I meant to slap this up earlier, a comprehensive DVD review of Oliver Twist originally published on IGN upon its release in 2006, in advance of the HBO debut of the fascinating new documentary Roman Polanski: Wanted and Desired, which will also be receiving a limited theatrical run via ThinkFILM later this summer. Best laid plans, though, you know? So here it is now, in slightly abridged form:
The latest re-telling of Charles Dickens’ classic story of squalor, neglect and adolescent exploitation in 19th century London — the original hard-knock life, yo! — comes courtesy of none other than Roman Polanski, and this finely detailed, impressively mounted Oliver Twist instills in its audience a rooting interest in both its scruffy protagonist and the film as a whole.
Orphaned at an early age, 9-year-old Oliver (a quite good Barney Clark, above) escapes his cruel institutional patronage and receives an apprenticeship with an undertaker, Mr. Sowerberry (Michael Heath). This fortune is short-lived, however, as Oliver is railroaded out by the teasings and provocations of a manipulative older boy, and makes his way to London. There he meets up with a young pickpocket known as the Artful Dodger (Harry Eden), and falls under the sway of Fagin (Ben Kingsley), a warped father figure — conniving and exploitative, but a father figure nonetheless — who serves as the greasy criminal instructor and economic pimp of a gang of kiddie thieves.
Oliver’s tutelage begins slowly, but when he is seen shadowing a scam by fellow pickpockets and mistakenly fingered as the culprit, he’s brought up on charges before a magistrate. The victim, a kindly older gentleman named Mr. Brownlow (Edward Hardwicke), takes Oliver under his wing and into his house, but Fagin and his hotheaded, lowlife associate Bill Sykes (Jamie Foreman, suitably slimy) aren’t going to let Oliver slip away so easily, and thus risk the good thing they have going.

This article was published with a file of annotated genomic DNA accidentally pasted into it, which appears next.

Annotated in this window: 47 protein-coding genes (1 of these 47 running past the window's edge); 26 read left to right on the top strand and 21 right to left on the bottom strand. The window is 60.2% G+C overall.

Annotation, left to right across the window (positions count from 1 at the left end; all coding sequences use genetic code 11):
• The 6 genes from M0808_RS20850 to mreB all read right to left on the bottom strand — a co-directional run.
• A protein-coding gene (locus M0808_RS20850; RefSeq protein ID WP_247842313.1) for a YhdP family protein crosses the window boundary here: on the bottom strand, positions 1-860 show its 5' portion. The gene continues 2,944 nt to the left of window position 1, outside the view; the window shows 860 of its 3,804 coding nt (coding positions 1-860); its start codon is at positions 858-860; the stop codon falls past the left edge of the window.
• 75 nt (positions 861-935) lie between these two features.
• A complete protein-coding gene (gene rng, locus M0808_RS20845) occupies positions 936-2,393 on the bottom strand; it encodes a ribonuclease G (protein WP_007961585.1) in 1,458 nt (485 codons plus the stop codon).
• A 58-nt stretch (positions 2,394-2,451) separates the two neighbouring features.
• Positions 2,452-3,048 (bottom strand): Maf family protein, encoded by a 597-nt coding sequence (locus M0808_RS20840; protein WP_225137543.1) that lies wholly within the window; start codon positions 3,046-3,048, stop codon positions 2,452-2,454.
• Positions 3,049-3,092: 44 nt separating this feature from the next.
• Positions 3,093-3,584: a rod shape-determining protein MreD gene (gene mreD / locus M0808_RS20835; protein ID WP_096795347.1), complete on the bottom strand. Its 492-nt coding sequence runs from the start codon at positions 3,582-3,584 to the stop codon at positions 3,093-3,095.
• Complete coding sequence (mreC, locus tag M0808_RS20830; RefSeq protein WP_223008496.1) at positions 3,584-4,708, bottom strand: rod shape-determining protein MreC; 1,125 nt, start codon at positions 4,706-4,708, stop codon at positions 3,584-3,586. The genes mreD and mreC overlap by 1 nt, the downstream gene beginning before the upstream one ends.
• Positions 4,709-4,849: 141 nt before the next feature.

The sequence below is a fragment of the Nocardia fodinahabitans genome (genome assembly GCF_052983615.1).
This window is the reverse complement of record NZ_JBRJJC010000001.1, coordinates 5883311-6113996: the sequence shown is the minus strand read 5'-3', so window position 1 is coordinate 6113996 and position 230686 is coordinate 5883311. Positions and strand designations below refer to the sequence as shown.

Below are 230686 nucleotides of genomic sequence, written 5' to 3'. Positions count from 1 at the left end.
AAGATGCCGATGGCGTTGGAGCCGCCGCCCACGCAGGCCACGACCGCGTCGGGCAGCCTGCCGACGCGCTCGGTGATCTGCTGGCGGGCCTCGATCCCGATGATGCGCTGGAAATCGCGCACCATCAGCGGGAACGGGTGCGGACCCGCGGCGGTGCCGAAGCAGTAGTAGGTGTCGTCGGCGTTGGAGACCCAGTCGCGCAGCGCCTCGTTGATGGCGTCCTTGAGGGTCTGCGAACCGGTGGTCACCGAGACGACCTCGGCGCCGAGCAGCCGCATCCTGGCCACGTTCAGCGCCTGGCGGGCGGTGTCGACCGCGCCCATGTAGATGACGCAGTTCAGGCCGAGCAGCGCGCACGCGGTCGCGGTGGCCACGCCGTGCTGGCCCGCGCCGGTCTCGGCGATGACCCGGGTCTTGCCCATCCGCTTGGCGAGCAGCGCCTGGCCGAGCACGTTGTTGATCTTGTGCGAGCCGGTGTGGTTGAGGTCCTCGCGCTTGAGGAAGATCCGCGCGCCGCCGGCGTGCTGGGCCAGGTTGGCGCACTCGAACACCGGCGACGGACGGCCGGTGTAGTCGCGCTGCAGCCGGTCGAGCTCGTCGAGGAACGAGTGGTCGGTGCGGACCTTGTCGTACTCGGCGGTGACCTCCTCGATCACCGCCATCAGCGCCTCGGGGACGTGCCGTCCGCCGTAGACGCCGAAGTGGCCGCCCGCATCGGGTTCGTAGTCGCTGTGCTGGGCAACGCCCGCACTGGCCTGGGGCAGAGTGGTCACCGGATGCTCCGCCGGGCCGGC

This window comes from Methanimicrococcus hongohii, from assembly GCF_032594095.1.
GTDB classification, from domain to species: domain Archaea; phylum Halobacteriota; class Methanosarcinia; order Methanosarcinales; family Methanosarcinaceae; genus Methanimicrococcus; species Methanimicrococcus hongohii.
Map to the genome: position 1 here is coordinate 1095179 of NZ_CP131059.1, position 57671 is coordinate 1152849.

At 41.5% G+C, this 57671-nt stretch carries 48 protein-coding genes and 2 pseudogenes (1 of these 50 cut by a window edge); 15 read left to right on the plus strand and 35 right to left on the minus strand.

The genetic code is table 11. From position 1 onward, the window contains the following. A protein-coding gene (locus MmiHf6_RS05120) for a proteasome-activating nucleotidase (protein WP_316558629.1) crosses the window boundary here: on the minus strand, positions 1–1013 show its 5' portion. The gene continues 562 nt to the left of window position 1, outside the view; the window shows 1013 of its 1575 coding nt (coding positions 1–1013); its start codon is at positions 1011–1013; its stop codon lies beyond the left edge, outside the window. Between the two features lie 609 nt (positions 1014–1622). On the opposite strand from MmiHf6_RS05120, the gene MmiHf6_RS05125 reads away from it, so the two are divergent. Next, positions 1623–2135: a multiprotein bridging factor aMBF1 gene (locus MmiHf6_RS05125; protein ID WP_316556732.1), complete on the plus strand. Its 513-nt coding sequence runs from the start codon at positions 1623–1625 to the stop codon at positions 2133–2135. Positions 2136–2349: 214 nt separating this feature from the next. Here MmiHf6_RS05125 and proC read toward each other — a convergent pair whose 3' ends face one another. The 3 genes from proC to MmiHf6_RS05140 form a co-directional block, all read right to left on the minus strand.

Oliver Twist marks the follow-up collaboration of Polanski and screenwriter Ronald Harwood, but just as their Oscar-winning adaptation of Wladyslaw Szpilman’s Holocaust memoir The Pianist was informed by Polanski’s own abandoned childhood in Krakow during the Nazi occupation of World War II, so too does Oliver Twist feel studded with the filmmaker’s own adolescent rootlessness and hardships. It’s mannered at times, as you might expect (it’s one of those films that opens on a finely sketched engraving and fades in from there), but the surprising thing about Oliver Twist is how deeply it resonates.
At a purported $60 million, the internationally financed film has a substantive enough budget to feel expansive in scope, but Polanski never neglects the telling details — be they young Oliver’s bruised, bloody feet and his simple delight at Fagin gracing him with a new pair of shoes, or Sykes’ thuggish sneer and emotional sheep-herding — that constitute a more robust whole. There are dark elements to the film, but mixed in with the larger-than-life trappings of the characters and the more fanciful bends in the story are simple, relatable truths about the human condition.